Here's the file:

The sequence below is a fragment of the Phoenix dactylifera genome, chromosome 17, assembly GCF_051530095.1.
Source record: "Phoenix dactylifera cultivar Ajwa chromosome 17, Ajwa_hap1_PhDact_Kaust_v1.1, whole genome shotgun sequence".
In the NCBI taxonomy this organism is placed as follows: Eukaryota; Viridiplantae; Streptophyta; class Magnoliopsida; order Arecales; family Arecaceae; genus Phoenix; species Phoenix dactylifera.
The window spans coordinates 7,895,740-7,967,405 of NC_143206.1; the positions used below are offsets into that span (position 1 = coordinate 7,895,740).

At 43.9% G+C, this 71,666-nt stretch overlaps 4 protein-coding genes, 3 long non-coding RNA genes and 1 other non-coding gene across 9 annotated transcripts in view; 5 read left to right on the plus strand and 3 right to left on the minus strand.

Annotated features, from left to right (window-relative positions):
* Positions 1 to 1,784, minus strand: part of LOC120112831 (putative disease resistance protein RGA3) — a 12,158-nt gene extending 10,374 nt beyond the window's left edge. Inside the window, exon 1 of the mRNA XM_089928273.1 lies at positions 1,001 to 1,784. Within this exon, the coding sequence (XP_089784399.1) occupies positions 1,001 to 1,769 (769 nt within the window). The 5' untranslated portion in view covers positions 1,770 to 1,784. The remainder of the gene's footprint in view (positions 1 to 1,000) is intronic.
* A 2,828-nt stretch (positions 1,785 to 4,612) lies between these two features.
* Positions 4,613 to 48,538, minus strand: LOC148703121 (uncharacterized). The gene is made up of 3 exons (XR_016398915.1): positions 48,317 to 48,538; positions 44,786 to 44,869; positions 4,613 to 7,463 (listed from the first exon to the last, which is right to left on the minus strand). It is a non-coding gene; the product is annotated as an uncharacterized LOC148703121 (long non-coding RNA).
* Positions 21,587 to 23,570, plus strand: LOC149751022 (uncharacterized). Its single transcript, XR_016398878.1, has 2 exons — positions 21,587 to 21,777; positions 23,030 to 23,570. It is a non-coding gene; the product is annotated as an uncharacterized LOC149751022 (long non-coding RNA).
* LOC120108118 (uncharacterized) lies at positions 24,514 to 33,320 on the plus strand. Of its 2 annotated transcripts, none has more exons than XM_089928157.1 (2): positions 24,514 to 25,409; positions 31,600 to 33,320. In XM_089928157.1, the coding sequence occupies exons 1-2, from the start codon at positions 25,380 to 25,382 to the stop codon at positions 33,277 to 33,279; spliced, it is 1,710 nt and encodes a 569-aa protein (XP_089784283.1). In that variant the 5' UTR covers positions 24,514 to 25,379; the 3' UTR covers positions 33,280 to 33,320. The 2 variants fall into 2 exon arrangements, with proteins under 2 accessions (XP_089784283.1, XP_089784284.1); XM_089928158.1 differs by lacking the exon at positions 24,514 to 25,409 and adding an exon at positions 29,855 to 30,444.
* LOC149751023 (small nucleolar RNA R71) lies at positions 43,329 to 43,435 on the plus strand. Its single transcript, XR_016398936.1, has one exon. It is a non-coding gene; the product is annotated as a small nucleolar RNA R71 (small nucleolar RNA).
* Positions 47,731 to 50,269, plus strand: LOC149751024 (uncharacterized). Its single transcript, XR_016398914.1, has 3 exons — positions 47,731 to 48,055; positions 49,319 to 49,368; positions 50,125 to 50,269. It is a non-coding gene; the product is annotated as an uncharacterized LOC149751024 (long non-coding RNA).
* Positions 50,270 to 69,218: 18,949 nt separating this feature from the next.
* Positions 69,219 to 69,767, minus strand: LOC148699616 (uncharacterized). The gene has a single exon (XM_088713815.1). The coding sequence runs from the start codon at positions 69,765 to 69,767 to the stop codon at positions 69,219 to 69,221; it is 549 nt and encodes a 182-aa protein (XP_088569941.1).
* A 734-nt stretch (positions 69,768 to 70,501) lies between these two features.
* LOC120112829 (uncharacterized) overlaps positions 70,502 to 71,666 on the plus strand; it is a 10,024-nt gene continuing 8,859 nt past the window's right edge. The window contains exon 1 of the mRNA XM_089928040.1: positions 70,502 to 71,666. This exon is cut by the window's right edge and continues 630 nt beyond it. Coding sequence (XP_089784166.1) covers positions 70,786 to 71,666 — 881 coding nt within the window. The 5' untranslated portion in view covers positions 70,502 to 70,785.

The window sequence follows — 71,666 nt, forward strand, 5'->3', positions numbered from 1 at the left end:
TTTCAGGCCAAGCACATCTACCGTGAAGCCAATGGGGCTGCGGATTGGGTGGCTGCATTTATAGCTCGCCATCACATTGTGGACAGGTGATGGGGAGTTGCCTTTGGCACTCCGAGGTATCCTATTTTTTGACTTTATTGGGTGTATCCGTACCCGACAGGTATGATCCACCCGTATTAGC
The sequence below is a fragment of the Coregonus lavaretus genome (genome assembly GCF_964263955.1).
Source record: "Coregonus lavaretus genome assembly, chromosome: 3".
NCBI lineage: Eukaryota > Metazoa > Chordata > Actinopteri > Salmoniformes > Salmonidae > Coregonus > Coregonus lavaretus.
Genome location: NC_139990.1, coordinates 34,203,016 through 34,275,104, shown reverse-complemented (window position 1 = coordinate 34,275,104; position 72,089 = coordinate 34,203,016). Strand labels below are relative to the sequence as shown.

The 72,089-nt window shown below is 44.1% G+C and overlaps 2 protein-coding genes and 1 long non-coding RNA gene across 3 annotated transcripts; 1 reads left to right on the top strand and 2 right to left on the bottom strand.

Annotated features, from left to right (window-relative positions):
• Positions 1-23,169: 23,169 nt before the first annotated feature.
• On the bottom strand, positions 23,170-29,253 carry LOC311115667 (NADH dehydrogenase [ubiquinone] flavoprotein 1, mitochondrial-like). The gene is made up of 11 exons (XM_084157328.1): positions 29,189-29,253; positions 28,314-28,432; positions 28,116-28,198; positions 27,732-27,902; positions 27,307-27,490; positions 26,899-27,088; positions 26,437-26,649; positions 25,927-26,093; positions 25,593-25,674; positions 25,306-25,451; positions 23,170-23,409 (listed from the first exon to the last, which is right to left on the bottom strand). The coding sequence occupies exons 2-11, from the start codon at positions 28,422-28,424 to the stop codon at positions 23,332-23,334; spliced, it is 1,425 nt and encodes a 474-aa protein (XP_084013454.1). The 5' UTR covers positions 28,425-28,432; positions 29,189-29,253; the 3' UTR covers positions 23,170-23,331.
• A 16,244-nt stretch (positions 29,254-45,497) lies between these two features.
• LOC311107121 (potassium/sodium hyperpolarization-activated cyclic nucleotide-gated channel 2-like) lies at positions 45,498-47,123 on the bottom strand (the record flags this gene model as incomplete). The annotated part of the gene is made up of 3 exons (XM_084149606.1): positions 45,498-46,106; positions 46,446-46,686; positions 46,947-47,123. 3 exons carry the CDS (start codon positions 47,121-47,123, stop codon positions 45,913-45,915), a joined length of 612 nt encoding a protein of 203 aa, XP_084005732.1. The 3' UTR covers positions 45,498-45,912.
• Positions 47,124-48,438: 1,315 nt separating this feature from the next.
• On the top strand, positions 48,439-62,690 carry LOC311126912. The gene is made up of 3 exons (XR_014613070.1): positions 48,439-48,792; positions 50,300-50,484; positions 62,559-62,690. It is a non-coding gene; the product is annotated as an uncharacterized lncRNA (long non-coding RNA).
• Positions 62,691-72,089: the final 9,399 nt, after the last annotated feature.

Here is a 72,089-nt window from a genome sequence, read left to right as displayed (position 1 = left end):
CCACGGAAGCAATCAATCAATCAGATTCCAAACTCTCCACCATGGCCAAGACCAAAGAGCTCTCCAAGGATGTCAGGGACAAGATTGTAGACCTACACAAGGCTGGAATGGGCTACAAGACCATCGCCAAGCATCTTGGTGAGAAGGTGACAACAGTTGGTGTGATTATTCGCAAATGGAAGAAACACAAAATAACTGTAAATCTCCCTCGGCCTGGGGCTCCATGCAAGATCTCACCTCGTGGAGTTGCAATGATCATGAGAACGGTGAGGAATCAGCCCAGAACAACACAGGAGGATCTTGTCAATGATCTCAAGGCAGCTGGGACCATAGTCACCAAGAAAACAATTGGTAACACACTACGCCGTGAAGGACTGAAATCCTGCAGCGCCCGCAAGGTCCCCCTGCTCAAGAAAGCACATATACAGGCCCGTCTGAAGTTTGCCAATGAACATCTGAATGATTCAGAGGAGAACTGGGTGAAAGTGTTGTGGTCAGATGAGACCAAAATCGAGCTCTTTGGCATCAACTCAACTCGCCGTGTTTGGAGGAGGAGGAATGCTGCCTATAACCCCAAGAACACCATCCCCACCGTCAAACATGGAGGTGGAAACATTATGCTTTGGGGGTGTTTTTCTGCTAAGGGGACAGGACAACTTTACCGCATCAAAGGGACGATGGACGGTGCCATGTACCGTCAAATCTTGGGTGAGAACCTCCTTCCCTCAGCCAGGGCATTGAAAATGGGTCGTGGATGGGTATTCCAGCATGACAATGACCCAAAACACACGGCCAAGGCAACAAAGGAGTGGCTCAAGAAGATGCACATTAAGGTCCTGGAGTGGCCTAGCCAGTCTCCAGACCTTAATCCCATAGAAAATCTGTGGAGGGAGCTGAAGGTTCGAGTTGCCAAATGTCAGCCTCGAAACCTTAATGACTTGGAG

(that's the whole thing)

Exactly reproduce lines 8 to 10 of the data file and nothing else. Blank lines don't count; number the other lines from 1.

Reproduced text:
* A 2,828-nt stretch (positions 1,785 to 4,612) lies between these two features.
* Positions 4,613 to 48,538, minus strand: LOC148703121 (uncharacterized). The gene is made up of 3 exons (XR_016398915.1): positions 48,317 to 48,538; positions 44,786 to 44,869; positions 4,613 to 7,463 (listed from the first exon to the last, which is right to left on the minus strand). It is a non-coding gene; the product is annotated as an uncharacterized LOC148703121 (long non-coding RNA).
* Positions 21,587 to 23,570, plus strand: LOC149751022 (uncharacterized). Its single transcript, XR_016398878.1, has 2 exons — positions 21,587 to 21,777; positions 23,030 to 23,570. It is a non-coding gene; the product is annotated as an uncharacterized LOC149751022 (long non-coding RNA).